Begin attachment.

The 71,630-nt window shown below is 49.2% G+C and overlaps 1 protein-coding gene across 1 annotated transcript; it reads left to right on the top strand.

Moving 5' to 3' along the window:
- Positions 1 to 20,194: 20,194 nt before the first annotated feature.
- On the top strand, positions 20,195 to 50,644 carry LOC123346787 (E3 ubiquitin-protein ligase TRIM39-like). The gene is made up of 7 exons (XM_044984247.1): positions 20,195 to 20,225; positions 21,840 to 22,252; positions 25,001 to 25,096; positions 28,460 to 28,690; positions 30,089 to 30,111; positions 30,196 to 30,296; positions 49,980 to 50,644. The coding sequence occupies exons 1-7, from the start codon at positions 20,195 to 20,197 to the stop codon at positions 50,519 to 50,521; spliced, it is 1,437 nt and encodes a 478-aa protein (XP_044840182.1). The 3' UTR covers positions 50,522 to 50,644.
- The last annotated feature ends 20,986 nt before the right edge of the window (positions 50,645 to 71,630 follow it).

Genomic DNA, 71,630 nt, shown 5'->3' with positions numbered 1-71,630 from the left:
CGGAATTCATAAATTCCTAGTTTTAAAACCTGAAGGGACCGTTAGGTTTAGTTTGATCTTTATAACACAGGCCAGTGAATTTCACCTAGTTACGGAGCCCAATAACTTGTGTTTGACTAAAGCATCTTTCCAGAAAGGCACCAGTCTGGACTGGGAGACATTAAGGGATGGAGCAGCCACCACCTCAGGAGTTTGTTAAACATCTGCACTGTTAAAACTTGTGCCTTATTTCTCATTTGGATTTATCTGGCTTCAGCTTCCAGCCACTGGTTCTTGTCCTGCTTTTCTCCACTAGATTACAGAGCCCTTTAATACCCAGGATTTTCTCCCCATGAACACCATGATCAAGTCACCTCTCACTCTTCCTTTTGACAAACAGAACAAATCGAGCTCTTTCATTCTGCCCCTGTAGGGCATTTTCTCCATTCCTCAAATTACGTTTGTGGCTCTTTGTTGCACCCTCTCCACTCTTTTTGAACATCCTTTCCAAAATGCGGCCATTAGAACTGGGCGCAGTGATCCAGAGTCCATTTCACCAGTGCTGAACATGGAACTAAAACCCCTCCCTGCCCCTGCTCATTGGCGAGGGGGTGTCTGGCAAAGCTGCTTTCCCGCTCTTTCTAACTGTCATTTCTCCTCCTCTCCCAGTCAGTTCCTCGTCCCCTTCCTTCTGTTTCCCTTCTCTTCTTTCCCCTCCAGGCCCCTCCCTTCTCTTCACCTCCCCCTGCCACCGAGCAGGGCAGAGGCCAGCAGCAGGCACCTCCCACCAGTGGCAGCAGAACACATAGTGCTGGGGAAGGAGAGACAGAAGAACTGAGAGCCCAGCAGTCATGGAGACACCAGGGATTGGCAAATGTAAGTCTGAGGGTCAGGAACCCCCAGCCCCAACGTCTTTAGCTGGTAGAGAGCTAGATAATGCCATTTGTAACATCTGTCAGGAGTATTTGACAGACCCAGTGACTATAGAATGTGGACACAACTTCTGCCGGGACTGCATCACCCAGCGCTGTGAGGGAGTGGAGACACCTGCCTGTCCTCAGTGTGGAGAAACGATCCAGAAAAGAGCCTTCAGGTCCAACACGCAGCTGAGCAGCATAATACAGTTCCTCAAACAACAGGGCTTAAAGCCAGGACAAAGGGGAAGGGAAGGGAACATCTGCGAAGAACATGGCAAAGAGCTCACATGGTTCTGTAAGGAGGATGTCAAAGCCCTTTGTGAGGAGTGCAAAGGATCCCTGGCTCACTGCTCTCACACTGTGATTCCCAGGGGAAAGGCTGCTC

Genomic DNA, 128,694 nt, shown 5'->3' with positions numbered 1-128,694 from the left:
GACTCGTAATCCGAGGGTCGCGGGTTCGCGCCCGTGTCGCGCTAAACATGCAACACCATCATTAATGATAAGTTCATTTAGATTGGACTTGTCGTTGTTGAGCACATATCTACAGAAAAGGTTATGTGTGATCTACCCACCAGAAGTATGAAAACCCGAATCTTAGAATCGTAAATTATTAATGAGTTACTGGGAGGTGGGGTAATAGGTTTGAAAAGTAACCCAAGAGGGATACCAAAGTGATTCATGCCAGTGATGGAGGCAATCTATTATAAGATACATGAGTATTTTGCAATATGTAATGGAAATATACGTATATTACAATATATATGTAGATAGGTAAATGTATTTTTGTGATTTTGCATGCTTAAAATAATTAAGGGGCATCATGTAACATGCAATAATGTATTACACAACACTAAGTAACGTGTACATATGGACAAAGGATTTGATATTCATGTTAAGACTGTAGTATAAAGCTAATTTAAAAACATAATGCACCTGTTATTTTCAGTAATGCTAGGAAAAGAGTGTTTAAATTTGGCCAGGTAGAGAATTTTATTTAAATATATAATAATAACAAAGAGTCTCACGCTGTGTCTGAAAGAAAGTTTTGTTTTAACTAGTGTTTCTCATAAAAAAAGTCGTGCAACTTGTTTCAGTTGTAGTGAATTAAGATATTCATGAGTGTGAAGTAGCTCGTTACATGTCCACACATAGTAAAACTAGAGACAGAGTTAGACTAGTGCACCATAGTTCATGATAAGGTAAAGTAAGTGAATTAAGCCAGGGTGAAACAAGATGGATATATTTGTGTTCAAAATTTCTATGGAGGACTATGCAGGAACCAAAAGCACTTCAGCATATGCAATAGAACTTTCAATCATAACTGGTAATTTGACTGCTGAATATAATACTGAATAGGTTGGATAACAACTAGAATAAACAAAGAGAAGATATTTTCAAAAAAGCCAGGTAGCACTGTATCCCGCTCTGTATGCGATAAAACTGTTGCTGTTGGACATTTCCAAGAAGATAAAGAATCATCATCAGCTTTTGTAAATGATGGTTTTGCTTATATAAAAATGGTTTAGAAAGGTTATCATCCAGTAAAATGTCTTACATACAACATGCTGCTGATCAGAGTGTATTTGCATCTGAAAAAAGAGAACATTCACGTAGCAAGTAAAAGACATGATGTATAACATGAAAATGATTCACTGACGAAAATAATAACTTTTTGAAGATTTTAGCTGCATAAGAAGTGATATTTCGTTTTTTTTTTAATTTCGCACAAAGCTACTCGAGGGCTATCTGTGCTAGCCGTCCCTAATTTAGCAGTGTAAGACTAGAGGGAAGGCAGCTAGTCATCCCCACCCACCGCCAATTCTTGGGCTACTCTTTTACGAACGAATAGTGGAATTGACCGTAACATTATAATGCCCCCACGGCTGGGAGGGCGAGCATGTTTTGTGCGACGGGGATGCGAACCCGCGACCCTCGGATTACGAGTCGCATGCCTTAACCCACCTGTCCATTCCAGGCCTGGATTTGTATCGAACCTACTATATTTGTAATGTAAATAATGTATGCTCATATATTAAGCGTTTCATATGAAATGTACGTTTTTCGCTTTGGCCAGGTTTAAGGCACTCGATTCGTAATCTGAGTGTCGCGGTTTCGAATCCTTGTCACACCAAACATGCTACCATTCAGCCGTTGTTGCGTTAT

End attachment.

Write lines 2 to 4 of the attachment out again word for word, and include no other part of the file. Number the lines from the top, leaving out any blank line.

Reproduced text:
Moving 5' to 3' along the window:
- Positions 1 to 20,194: 20,194 nt before the first annotated feature.
- On the top strand, positions 20,195 to 50,644 carry LOC123346787 (E3 ubiquitin-protein ligase TRIM39-like). The gene is made up of 7 exons (XM_044984247.1): positions 20,195 to 20,225; positions 21,840 to 22,252; positions 25,001 to 25,096; positions 28,460 to 28,690; positions 30,089 to 30,111; positions 30,196 to 30,296; positions 49,980 to 50,644. The coding sequence occupies exons 1-7, from the start codon at positions 20,195 to 20,197 to the stop codon at positions 50,519 to 50,521; spliced, it is 1,437 nt and encodes a 478-aa protein (XP_044840182.1). The 3' UTR covers positions 50,522 to 50,644.